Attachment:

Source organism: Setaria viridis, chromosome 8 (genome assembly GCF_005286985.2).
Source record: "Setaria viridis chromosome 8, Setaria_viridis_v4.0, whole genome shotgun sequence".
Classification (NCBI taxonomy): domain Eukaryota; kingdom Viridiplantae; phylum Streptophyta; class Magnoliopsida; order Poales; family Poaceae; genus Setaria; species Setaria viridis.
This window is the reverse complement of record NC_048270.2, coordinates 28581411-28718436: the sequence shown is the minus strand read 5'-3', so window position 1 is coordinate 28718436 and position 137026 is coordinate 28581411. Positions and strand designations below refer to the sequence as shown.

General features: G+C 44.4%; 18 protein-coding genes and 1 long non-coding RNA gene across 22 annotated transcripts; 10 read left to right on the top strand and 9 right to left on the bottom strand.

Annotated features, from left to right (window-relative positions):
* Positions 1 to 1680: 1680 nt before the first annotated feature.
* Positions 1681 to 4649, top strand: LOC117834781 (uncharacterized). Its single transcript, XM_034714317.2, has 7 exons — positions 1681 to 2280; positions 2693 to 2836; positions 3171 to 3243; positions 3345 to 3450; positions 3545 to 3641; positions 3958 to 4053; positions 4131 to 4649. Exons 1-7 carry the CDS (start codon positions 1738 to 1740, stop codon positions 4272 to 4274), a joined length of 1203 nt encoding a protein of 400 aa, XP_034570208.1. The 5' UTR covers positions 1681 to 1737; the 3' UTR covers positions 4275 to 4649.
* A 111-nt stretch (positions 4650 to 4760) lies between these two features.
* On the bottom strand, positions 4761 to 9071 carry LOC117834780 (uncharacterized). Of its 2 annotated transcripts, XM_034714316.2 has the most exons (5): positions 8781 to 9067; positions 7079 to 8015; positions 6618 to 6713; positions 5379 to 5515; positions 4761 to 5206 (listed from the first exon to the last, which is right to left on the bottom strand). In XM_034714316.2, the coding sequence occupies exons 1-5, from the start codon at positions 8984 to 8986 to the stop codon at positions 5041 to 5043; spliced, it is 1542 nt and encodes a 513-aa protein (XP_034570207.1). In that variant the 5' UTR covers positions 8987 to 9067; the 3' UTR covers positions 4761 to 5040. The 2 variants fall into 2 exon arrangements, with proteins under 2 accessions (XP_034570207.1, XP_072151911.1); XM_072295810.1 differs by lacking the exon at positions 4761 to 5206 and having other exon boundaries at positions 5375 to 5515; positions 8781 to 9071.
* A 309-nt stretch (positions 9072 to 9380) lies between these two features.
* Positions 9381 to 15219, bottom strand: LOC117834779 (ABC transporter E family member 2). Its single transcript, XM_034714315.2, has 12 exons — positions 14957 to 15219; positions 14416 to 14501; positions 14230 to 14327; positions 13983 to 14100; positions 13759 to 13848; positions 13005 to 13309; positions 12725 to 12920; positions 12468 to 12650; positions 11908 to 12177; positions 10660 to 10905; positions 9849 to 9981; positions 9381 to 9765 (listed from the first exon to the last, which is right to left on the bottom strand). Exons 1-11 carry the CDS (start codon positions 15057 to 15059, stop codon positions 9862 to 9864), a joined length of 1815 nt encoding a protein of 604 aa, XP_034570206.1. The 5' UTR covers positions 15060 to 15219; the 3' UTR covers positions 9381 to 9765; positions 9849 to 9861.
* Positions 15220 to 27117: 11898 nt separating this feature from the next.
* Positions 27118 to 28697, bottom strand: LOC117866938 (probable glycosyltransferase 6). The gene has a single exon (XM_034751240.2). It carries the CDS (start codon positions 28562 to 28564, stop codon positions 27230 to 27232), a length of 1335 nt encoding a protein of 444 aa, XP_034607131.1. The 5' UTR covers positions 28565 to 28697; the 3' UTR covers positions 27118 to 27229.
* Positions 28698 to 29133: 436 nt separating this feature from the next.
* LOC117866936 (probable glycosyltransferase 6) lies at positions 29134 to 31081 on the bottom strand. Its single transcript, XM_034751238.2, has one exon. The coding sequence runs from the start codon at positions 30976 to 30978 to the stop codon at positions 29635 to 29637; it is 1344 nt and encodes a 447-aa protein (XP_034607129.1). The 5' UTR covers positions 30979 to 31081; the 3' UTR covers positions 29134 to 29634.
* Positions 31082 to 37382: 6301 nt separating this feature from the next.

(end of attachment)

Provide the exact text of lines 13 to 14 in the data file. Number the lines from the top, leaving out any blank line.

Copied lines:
* Positions 15220 to 27117: 11898 nt separating this feature from the next.
* Positions 27118 to 28697, bottom strand: LOC117866938 (probable glycosyltransferase 6). The gene has a single exon (XM_034751240.2). It carries the CDS (start codon positions 28562 to 28564, stop codon positions 27230 to 27232), a length of 1335 nt encoding a protein of 444 aa, XP_034607131.1. The 5' UTR covers positions 28565 to 28697; the 3' UTR covers positions 27118 to 27229.